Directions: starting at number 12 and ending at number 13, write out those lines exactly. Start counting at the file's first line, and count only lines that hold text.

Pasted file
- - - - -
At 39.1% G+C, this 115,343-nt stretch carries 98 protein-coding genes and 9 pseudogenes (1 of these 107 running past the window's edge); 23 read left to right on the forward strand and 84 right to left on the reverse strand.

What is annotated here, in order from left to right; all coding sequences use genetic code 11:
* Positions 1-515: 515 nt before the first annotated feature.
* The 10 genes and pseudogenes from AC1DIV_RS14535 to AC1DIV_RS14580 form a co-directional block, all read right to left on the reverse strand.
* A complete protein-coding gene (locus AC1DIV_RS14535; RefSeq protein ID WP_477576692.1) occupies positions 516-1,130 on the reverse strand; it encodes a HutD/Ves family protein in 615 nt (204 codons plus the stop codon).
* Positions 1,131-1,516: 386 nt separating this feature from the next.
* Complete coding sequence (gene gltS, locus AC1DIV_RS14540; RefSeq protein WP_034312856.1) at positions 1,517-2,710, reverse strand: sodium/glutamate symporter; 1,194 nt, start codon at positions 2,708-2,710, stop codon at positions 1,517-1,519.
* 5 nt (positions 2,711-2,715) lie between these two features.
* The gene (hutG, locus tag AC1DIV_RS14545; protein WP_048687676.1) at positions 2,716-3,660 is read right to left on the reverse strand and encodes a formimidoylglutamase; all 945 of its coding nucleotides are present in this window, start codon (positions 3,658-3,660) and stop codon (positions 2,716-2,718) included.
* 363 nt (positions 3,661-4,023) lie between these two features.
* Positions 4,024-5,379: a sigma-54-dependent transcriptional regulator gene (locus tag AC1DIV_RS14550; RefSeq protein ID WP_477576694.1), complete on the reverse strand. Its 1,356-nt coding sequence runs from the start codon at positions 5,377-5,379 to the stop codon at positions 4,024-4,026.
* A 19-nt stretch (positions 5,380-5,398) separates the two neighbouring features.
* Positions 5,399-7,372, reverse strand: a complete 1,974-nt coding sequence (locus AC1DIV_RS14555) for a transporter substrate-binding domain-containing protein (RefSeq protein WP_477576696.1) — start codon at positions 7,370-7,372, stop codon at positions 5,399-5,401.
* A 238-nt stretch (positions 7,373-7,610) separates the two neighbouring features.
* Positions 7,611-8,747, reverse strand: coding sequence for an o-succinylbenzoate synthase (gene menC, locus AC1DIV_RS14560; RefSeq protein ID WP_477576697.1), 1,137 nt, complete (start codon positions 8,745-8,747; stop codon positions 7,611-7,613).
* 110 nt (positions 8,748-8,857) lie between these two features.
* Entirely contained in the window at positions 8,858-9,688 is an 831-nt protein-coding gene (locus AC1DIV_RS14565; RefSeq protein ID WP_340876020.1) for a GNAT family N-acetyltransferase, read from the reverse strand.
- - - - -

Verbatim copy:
* A 19-nt stretch (positions 5,380-5,398) separates the two neighbouring features.
* Positions 5,399-7,372, reverse strand: a complete 1,974-nt coding sequence (locus AC1DIV_RS14555) for a transporter substrate-binding domain-containing protein (RefSeq protein WP_477576696.1) — start codon at positions 7,370-7,372, stop codon at positions 5,399-5,401.